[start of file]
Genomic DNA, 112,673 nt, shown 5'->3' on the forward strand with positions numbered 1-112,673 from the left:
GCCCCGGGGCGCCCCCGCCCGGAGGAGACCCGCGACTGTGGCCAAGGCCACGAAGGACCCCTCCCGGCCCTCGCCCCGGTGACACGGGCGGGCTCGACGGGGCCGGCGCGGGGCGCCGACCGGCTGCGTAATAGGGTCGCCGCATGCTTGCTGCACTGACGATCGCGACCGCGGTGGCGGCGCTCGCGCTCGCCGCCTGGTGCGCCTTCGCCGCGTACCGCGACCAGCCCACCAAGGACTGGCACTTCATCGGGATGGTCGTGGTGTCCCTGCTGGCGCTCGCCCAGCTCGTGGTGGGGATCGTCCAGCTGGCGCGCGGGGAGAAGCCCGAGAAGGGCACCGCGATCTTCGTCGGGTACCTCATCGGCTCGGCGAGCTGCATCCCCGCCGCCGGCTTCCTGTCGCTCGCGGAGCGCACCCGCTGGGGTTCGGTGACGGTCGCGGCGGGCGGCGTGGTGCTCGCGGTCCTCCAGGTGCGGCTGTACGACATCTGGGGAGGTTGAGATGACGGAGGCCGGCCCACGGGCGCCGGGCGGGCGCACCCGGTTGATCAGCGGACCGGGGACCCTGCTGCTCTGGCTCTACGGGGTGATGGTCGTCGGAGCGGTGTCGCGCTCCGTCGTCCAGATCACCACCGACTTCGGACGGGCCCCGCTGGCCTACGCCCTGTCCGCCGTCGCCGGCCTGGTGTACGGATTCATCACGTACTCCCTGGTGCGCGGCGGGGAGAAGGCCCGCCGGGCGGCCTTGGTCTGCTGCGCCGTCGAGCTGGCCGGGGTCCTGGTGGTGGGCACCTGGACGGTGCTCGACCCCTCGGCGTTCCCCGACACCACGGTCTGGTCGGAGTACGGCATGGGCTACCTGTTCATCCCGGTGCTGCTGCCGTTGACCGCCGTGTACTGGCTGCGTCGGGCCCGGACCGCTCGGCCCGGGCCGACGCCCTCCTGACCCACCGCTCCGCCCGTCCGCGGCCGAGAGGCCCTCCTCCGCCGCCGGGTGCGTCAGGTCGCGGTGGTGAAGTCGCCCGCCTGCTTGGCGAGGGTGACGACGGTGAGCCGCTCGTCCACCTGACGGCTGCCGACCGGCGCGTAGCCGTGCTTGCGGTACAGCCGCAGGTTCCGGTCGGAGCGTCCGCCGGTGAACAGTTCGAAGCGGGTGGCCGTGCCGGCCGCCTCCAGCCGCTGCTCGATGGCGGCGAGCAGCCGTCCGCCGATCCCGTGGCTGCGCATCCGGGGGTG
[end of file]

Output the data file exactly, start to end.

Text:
Genomic DNA, 112,673 nt, shown 5'->3' on the forward strand with positions numbered 1-112,673 from the left:
GCCCCGGGGCGCCCCCGCCCGGAGGAGACCCGCGACTGTGGCCAAGGCCACGAAGGACCCCTCCCGGCCCTCGCCCCGGTGACACGGGCGGGCTCGACGGGGCCGGCGCGGGGCGCCGACCGGCTGCGTAATAGGGTCGCCGCATGCTTGCTGCACTGACGATCGCGACCGCGGTGGCGGCGCTCGCGCTCGCCGCCTGGTGCGCCTTCGCCGCGTACCGCGACCAGCCCACCAAGGACTGGCACTTCATCGGGATGGTCGTGGTGTCCCTGCTGGCGCTCGCCCAGCTCGTGGTGGGGATCGTCCAGCTGGCGCGCGGGGAGAAGCCCGAGAAGGGCACCGCGATCTTCGTCGGGTACCTCATCGGCTCGGCGAGCTGCATCCCCGCCGCCGGCTTCCTGTCGCTCGCGGAGCGCACCCGCTGGGGTTCGGTGACGGTCGCGGCGGGCGGCGTGGTGCTCGCGGTCCTCCAGGTGCGGCTGTACGACATCTGGGGAGGTTGAGATGACGGAGGCCGGCCCACGGGCGCCGGGCGGGCGCACCCGGTTGATCAGCGGACCGGGGACCCTGCTGCTCTGGCTCTACGGGGTGATGGTCGTCGGAGCGGTGTCGCGCTCCGTCGTCCAGATCACCACCGACTTCGGACGGGCCCCGCTGGCCTACGCCCTGTCCGCCGTCGCCGGCCTGGTGTACGGATTCATCACGTACTCCCTGGTGCGCGGCGGGGAGAAGGCCCGCCGGGCGGCCTTGGTCTGCTGCGCCGTCGAGCTGGCCGGGGTCCTGGTGGTGGGCACCTGGACGGTGCTCGACCCCTCGGCGTTCCCCGACACCACGGTCTGGTCGGAGTACGGCATGGGCTACCTGTTCATCCCGGTGCTGCTGCCGTTGACCGCCGTGTACTGGCTGCGTCGGGCCCGGACCGCTCGGCCCGGGCCGACGCCCTCCTGACCCACCGCTCCGCCCGTCCGCGGCCGAGAGGCCCTCCTCCGCCGCCGGGTGCGTCAGGTCGCGGTGGTGAAGTCGCCCGCCTGCTTGGCGAGGGTGACGACGGTGAGCCGCTCGTCCACCTGACGGCTGCCGACCGGCGCGTAGCCGTGCTTGCGGTACAGCCGCAGGTTCCGGTCGGAGCGTCCGCCGGTGAACAGTTCGAAGCGGGTGGCCGTGCCGGCCGCCTCCAGCCGCTGCTCGATGGCGGCGAGCAGCCGTCCGCCGATCCCGTGGCTGCGCATCCGGGGGTG